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February 18, 2021
This time of year, we receive several questions regarding supplementing cows and calves. Often, I must ask what feeds are available and what prices are as this is rarely included in the original request.
I see a wide range in feed prices when this information comes back. However, one thing is certain, feed prices are higher in 2021. What impact will this have on the backgrounding segment?
The backgrounding and stocker enterprises are tight-margin industries. By margin, we are referring to the difference in the value of a feeder calf at marketing and the price paid at purchase. If an 800-pound feeder is expected to bring $1,050 and was purchased for $750, the margin would be $300 to cover all costs and hopefully leave a bit of profit.
If feed costs increase and all other factors remain the same, then the margin is decreased. To compensate, buyers will have to pay less for feeders if the projected sell price does not match up with the feed costs.
Let’s compare two scenarios where feed cost is $180 per ton versus $280 per ton. I’ll use a model that includes typical enterprise budget information. I am leaving labor out, although one should value their time. Many enterprise budget tools are available, and you should find one that you like and enter your own values.
Additional inputs are necessary and include days owned or fed — purchase date and expected marketing date to look at the feeder cattle contract closest to your marketing day along with the basis. The diet or ration to be fed and cost is a critical part of this example.
We know our feed cost will be either $180 or $280 per ton. Animal performance can be assumed to estimate a market date if you are selling based on a predetermined weight. For instance, many managers call saying they are buying 5 weights to sell at 800. I am using the April feeder contract price of $144 (as of Jan. 27) with no basis in this example.
The intent of pulling all this information together is to help one determine breakeven prices and at what point after purchasing is breakeven reached. Consider the first days you own the calf and the costs accrued. The calf lost weight from when it sold to when it arrived at your farm, you have processing costs, trucking expenses, buyer commission fees and other expenses. You have to recover this investment with pounds added.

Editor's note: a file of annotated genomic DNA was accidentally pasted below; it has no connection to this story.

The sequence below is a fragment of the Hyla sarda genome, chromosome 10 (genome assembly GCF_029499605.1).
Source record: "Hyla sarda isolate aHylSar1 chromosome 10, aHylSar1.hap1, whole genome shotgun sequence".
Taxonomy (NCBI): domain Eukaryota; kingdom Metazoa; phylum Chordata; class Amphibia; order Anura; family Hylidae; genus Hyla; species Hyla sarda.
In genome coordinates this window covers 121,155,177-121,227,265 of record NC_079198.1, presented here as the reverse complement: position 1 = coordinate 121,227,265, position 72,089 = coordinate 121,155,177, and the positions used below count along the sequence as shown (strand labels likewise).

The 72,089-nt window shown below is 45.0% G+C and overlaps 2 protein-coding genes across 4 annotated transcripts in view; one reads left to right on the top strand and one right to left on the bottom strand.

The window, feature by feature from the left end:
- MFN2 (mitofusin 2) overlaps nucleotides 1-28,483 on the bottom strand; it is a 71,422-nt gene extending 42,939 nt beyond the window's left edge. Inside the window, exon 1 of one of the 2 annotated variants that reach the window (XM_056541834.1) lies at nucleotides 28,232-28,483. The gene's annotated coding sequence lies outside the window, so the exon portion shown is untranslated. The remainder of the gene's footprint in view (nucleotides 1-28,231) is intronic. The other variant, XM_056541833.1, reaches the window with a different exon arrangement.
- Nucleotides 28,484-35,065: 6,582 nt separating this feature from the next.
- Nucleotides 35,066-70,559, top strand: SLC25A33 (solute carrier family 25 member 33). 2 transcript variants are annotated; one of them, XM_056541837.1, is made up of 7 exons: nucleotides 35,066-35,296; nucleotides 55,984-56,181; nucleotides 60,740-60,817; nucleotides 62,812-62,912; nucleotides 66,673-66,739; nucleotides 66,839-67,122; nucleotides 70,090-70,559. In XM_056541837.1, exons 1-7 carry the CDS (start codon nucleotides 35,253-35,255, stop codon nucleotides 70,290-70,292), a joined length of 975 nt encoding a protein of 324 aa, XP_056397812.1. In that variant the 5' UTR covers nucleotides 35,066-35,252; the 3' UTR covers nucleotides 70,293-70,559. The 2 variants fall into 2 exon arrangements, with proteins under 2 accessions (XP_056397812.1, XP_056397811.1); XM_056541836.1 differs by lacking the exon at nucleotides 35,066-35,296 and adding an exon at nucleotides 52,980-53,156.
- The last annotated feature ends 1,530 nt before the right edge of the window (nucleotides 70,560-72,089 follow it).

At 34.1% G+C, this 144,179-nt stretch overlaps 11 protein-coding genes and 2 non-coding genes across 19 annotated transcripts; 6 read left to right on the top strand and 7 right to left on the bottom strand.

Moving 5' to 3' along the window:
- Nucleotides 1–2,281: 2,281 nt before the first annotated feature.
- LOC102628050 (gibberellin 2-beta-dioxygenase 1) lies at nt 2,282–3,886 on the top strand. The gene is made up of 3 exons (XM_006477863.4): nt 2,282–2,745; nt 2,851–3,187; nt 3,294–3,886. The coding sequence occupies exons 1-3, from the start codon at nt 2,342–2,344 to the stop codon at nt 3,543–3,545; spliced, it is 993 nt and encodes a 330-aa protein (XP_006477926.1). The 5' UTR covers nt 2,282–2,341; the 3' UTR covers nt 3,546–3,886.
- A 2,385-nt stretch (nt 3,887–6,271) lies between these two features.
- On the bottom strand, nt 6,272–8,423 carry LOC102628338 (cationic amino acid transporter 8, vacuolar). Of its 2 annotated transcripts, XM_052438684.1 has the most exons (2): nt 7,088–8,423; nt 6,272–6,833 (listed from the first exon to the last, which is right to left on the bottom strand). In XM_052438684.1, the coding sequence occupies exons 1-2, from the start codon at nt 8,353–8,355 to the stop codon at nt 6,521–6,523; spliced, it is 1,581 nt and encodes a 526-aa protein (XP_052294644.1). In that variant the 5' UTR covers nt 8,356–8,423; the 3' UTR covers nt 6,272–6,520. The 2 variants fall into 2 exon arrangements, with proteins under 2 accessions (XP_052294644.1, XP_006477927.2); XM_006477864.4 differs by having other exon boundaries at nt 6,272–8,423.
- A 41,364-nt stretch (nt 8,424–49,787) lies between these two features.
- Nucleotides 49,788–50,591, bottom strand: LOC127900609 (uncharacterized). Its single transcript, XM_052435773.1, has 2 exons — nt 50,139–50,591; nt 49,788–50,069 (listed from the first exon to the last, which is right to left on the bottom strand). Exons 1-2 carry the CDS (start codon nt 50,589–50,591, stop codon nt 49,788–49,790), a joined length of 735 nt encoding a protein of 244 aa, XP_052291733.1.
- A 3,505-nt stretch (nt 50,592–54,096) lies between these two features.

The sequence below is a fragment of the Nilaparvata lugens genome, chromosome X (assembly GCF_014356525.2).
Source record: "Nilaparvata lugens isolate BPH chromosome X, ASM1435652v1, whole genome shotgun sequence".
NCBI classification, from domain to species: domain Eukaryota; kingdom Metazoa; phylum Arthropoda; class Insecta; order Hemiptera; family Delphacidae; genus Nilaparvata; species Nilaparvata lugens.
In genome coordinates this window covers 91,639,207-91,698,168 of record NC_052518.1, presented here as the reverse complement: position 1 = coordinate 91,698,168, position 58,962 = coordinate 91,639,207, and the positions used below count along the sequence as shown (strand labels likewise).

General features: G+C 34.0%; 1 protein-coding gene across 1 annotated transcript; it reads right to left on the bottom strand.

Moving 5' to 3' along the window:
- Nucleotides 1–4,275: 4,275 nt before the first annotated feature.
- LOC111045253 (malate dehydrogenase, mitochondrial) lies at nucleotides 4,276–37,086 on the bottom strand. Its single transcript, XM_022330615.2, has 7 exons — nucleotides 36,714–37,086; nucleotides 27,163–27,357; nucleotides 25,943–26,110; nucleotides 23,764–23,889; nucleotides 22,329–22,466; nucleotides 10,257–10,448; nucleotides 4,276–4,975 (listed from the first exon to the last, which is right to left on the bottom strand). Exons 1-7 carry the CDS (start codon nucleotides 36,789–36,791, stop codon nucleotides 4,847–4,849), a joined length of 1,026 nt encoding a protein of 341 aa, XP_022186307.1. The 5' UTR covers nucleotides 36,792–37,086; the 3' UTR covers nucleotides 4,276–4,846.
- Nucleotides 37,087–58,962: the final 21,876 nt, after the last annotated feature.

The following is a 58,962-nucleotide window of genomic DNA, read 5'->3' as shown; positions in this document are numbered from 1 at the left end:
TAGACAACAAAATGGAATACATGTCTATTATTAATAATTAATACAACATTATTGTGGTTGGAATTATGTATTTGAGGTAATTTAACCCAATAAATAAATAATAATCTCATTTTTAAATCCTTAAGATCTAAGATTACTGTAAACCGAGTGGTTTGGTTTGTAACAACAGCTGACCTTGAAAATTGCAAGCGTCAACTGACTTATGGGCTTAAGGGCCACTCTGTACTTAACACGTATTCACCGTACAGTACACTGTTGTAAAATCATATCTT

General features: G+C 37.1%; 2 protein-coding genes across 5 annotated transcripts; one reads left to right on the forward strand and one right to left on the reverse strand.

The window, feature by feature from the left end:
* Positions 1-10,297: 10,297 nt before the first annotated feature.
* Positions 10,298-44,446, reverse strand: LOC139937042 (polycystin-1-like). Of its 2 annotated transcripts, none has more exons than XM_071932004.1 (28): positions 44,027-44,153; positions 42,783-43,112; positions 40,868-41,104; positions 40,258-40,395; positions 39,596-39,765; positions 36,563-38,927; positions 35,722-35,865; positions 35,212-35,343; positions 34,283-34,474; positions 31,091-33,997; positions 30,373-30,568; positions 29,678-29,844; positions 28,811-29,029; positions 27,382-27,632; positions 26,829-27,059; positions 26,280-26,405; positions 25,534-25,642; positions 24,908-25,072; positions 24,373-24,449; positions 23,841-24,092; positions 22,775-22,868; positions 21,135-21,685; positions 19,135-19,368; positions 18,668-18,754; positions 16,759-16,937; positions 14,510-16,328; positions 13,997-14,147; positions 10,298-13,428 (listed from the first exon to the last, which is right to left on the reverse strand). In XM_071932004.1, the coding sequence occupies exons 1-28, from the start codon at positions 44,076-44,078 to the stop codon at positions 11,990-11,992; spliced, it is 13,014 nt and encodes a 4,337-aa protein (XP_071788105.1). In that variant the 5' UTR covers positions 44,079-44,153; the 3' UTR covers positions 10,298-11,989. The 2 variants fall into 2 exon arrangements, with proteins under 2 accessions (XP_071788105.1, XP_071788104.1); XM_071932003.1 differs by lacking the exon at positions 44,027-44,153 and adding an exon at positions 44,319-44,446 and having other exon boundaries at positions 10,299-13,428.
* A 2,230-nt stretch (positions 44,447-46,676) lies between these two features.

Early in my career I was visiting with Mr. Riechers, a knowledgeable farmer-feeder, discussing closeouts and breakevens. Twenty years later, I still vividly recall our conversation, and Mr. Riechers telling me sternly that he does nothing to breakeven. He was trying to drive home the point that a profit margin should be included in your budgeting process.
Last year, one of our stocker conference speakers discussed how he tries to realize a set daily profit on the cattle managed. In these examples, I have included a fixed $0.20 per day profit “cost."
Running through the model with feed set at $180 per ton, the breakeven matches the feeder cattle contract price of $144 after about 70 days on feed. Assuming the calves are held for the projected 90 days, the breakeven drops to $141.
Accumulated feed costs are projected to be roughly $148 versus $230 for the 90 days. The increased feed cost equates to an $82 difference or a daily feed increase of roughly $0.90 per day. The 55% feed price jump follows directly through as all other factors are assumed to remain the same.
The intent of my ramblings is to have you consider the impact of the current feed prices on your feed cost of gains. This year, increased international demand for crops are anticipated with these export opportunities being supportive of increased grain commodity prices. Take the time to sharpen your pencil and see what the breakeven may need to be for calves.
Feed costs could represent 70% to 80% of the variable costs in your backgrounding operation this year. An $80 added production cost would mean the price offered for a 550-pound feeder would be $13-14 per cwt less keeping the sell price fixed in this example.
Looking at the current market report averages for the state, 500- to 550-pound steer calves fell from $153 to $140 in a week. Do you think someone is figuring the breakevens or just coincidence?
Stay on top of the market conditions, feed costs and think outside the box. Find the opportunities when they present themselves for a profit, even if small. Consider options to reduce feed costs. Is this a year to consider corn silage if you haven’t previously? Is this a year to consider a slower daily gain, longer days on feed backgrounding program? Will the market reward you for enrolling calves in certified programs, natural, NHTC or others?
Stay warm and dry as we enter the heart of winter and contemplate what you can do a bit different to find an opportunity.
Lehmkuhler is an associate Extension professor at the University of Kentucky.
Source: Ohio State University Extension, which is solely responsible for the information provided and is wholly owned by the source. Informa Business Media and all its subsidiaries are not responsible for any of the content contained in this information asset.
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